- Los Angeles is the first US city to publicly release an early earthquake warning app.
- Known as ShakeAlertLA, the app alerts residents in the event of a magnitude 5.0 earthquake or greater.
- The high alert threshold explains why LA residents weren’t warned of the 7.1-magnitude quake that struck Ridgecrest, a city 125 miles away, over Fourth of July weekend.
- In the aftermath of the earthquake, the city promised to lower its threshold.
- Visit Business Insider’s homepage for more.
Southern California witnessed a painful reminder of its vulnerability to earthquakes over Fourth of July weekend. On July 4, a 6.4-magnitude quake produced gas leaks and power outages in Ridgecrest, a small city about 125 miles northeast of Los Angeles. The following day, that same community witnessed an even more destructive 7.1-magnitude quake.
Though some LA residents felt the ground shaking, many were surprised that they didn’t receive an alert from the city’s earthquake warning app.
In January, LA became the first US city to release an app that alerts the public of an impending earthquake via their Android and Apple smartphones – a rollout made possible by a contract with AT&T. The app, known as ShakeAlertLA, relies on a system developed by the United States Geological Survey (USGS), which has been refining the technology for years.
Part of their motivation has been to prepare citizens for “The Big One,” a magnitude 8.0 earthquake that could ripple through California at any moment, toppling its infrastructure, cutting off power, collapsing buildings, and taking lives. Scientists say the earthquake is inevitable, though no one is quite sure when or where it will happen.
The quake could come from the San Andreas Fault, which stretches almost the full length of California. It’s possible that the Big One could occur near San Francisco, though scientists have said the fault near Los Angeles is “riper, more ready to go.”
A few seconds of advanced notice would give citizens enough time to duck and cover, and reduce the likelihood of injury. Tens of seconds could allow time for life-saving measures, like a surgeon finishing an operation or an industrial worker shutting off a gas pipeline.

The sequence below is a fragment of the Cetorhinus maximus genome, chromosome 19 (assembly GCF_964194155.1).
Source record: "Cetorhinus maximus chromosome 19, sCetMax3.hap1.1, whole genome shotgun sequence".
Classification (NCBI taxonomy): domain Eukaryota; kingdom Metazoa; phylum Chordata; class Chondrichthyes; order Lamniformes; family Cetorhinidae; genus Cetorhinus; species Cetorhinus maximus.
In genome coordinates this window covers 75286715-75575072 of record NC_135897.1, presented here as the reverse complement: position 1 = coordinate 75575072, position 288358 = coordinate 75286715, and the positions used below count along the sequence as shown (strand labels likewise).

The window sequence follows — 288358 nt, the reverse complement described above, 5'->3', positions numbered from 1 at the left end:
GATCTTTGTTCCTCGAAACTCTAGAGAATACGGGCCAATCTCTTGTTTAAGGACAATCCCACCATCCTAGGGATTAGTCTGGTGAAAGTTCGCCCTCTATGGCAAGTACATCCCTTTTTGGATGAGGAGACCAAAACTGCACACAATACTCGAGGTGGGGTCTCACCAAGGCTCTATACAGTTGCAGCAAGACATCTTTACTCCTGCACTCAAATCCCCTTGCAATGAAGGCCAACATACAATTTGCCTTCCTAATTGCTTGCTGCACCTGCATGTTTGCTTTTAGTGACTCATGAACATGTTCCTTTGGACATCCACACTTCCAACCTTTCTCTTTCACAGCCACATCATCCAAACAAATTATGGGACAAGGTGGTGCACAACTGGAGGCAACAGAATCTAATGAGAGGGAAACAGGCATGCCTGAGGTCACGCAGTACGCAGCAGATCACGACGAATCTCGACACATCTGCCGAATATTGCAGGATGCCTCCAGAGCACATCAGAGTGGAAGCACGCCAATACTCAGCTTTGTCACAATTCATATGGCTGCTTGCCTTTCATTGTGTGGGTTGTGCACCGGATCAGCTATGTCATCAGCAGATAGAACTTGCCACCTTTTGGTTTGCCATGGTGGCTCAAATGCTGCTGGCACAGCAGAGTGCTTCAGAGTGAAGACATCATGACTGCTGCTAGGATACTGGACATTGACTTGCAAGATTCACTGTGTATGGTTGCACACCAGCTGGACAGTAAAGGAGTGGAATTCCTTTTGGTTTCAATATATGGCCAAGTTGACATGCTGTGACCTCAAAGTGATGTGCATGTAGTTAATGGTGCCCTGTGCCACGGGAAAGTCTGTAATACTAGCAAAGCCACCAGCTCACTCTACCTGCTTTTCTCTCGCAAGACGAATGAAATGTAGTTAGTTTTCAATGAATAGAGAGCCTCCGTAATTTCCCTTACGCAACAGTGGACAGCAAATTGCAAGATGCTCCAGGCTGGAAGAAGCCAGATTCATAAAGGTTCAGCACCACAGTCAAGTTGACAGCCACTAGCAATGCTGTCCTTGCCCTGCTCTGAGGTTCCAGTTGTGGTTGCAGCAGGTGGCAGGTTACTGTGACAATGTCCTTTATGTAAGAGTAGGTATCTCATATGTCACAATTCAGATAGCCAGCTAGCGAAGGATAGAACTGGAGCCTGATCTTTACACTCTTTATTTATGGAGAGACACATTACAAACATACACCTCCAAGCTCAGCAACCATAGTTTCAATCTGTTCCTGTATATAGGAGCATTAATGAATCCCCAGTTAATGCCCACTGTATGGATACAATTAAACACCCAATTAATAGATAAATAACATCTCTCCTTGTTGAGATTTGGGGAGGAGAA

Though other US cities have yet to reveal the same technology to citizens, early warning apps have already found some success in nations like Mexico and Japan.
The timing of an alert depends on both a quake’s magnitude and a person’s location. Warnings could range from two seconds to 90 seconds of advanced notice, said Kate Hutton, a coordinator at LA’s Emergency Management Department.
But according to Richard Allen, the director of the Berkeley Seismological Laboratory, which developed a key algorithm for the ShakeAlert system, earthquake researchers aren’t entirely ensure whether the warning will work as planned.
“We don’t know how quickly and effectively apps like ShakeAlertLA, or any app for that matter, could deliver the alert to a very large number of people,” he told Business Insider in January. “What the city [of LA] is doing is trying to push the envelope by putting the app out there, and we’ll see how it performs.”
Hutton said the technology will have to be refined with time, but she also said the USGS made sure the app was working well before unveiling it to the public.
“This is relatively new system for us,” she said. “What you don’t want to have happen are false alerts that … people don’t trust anymore or a situation where it doesn’t alert when a major earthquake is happening.”
To account for this, the app only issues an alert when an earthquake’s magnitude is at or above5.0 – the point at which minor damage is possible. That explains why LA residents didn’t receive a warning about the quakes over Fourth of July weekend. By the time they reached Los Angeles, the shaking was below the alert threshold.
Allen estimated that there are 100 times as many 5.0 earthquakes as there are 7.0 earthquakes.
As a Bay Area resident, Allen said he “fully expects” there to be major earthquake in his lifetime, though he doesn’t believe in inciting chaos.
“It’s not about panicking,” he said. “It’s about being cautious.”
But the Ridgecrest quakes have LA reconsidering whether residents should be alerted more often. Late last week, the city announced that it would lower its threshold for the ShakeAlert app to at least a 4.5 magnitude. The change, which should be effective by the end of the month, could prove timely as scientists anticipate another quake in Southern California.
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